The second was a three bird roast, comprising a duck stuffed with goose and turkey. I remember once spending a lot of money on a Marks and Spencer four bird roast, which though very nice was mainly a big turkey with some duck, goose and chicken. So was a little bit of a disappointment, I blogged about that here, which reminded me not to go down that road again.
Along with the roasts we had roast potatoes, these I cooked in my usual way, which is as follows. I used Maris Piper potatoes, the type of potatoes I find is critical for getting crispy roast potatoes and a fluffy centre. I peel the potatoes and then par-boil for about ten minutes. Whilst they are in the pan of boiling water, I place the roasting tray in a hot oven with some sunflower oil (and I also add a splash of olive oil for flavour). This means once the potatoes are drained they are added to the pan which is pre-heated and has hot oil in. This speeds up cooking time and ensures a crispy roast potato.
I also did my regular dish of brussel sprouts pan fried with chestnut smoked bacon lardons and chestnuts.
I did roasted parsnips. Along with them I did some festive carrots, I followed a Jamie Oliver recipe for carrots. I took a frying pan, this I filled with evenly cut carrots, either whole or halved in the main. I then covered them with boiling water. To this I add a large knob of butter, a splash of white wine vinegar, the juice from two clementines (or similar citrus fruit, or one orange) and some dried mixed herbs. Then let the carrots bubble away on the stove top for about 40 minutes. Once the eater has evaporated, the carrots should caramelise in the remaining sweet and sour mix.
We had a selection of stuffings and pigs in blankets.
Overall we were very happy with the meal, it was very tasty.
I usually document what we had for our Christmas dinner in December, in the main so that I can recall what we had and when, what we liked and what we wouldn’t get again.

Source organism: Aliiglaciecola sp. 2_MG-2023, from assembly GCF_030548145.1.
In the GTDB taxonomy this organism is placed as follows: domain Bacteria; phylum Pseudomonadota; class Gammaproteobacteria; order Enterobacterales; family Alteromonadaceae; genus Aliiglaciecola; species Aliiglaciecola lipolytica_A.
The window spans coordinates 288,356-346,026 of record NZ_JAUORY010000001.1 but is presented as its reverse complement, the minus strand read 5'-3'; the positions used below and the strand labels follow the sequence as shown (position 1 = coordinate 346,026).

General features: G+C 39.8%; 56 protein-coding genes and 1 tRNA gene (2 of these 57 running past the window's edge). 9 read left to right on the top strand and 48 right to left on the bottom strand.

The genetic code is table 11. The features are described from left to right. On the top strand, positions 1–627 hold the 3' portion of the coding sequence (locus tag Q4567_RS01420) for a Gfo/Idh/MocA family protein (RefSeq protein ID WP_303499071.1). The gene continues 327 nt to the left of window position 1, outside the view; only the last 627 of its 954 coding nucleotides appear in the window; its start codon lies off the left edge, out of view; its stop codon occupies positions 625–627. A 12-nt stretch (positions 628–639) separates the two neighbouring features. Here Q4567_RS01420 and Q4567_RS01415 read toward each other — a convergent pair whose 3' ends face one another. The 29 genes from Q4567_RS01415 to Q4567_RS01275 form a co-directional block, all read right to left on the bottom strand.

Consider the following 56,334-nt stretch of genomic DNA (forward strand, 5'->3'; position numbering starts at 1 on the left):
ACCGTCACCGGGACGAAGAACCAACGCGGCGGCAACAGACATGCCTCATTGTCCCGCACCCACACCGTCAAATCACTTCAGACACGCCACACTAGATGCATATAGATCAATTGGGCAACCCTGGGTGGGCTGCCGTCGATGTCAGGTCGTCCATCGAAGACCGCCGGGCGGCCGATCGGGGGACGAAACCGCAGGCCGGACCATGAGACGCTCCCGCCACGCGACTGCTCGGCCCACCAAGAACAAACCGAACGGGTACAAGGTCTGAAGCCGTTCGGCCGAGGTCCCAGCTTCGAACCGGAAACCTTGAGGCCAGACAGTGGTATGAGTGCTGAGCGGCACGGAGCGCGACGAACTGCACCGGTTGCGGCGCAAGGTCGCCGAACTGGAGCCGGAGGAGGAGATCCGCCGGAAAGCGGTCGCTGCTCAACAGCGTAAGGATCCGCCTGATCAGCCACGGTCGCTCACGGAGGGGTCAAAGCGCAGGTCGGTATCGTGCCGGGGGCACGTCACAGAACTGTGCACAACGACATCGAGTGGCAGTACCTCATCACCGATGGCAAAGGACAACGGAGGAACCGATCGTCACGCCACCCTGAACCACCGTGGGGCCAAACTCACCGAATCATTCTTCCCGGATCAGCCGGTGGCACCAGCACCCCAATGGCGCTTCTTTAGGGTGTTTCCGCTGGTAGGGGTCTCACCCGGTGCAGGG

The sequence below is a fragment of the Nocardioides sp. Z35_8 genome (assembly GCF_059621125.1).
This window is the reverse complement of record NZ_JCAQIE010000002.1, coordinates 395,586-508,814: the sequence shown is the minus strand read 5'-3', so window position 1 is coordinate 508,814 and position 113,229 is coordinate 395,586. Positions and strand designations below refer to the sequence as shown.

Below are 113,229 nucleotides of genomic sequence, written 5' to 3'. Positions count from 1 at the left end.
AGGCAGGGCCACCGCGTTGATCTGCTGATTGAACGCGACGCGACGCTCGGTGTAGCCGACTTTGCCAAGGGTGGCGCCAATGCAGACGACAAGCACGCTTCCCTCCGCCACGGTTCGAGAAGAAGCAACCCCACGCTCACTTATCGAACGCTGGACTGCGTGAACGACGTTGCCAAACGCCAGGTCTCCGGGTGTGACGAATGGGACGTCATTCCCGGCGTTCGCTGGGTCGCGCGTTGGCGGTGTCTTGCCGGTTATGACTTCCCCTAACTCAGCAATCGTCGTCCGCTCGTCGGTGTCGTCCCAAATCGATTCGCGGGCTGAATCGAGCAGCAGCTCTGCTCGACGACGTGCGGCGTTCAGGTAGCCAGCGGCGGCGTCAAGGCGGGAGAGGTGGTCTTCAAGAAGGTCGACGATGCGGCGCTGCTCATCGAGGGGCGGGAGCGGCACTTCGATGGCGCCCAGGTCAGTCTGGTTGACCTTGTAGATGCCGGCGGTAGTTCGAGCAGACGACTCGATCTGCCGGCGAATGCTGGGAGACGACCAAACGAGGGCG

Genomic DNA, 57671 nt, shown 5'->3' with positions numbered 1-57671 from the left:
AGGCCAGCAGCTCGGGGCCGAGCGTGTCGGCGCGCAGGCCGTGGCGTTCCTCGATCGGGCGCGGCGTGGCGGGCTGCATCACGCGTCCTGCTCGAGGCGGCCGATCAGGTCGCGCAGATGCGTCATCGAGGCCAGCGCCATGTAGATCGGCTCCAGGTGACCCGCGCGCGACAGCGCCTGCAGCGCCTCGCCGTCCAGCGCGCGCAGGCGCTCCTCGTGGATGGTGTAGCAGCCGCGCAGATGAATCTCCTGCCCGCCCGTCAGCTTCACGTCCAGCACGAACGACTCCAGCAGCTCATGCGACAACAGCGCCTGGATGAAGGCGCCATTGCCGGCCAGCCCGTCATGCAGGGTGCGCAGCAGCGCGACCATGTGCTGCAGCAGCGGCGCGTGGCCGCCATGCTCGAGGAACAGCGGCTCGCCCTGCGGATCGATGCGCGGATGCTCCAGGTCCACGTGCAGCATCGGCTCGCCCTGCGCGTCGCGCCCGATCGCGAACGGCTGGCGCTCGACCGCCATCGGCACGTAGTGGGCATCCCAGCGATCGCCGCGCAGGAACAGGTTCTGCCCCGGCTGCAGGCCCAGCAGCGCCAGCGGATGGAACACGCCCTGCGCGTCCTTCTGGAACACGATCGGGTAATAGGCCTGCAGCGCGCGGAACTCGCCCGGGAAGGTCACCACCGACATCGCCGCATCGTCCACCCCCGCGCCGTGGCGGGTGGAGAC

Our plan was to go with the Three Bird Roast from Tesco, however when we went to order it, they had sold out. So our second choice was the Three Bird Roast from Marks and Spencer. This was a combination of turkey stuffed with chicken, duck and a pork, plum and sloe gin stuffing,
It looked a little smaller than we expected, so I quickly picked up a Two Bird Roast from the shelves. This was some duck stuffed with guinea fowl, and a pork, pheasant, bacon and apple stuffing.
Different roasting times meant that I had to plan the cooking quite carefully. Along with the vegetables and all the trimmings
I have found that with these multiple bird roasts (as they are quite solid and son’t have bones) they can be easily over-cooked so care has to be taken.
The Three Bird Roast was very nice and tasty. There wasn’t a huge amount of duck (or chicken) in there, but yes it was a tasty festive roast.
The Two Bird Roast was smaller, but just as tender and tasty. You could certainly taste the duck and guinea fowl in there.
Overall we were pleased with the meal and it was enjoyed by all, probably enjoyed too much, as there wasn’t many leftovers for meals later in the festive period. So next year we may go for something larger.
Was up shopping at the Mall at Cribbs Causeway and needing a break we stopped for coffee and a mince pie at Patisserie Valerie.
One of the nice things about Patisserie Valerie compared to other coffee places at the Mall, is that you don’t need to queue, as they have table service. So you can go in, sit down, relax. Place your order and then wait to be served.
The mince pie was really nice, good pastry and tasty filling.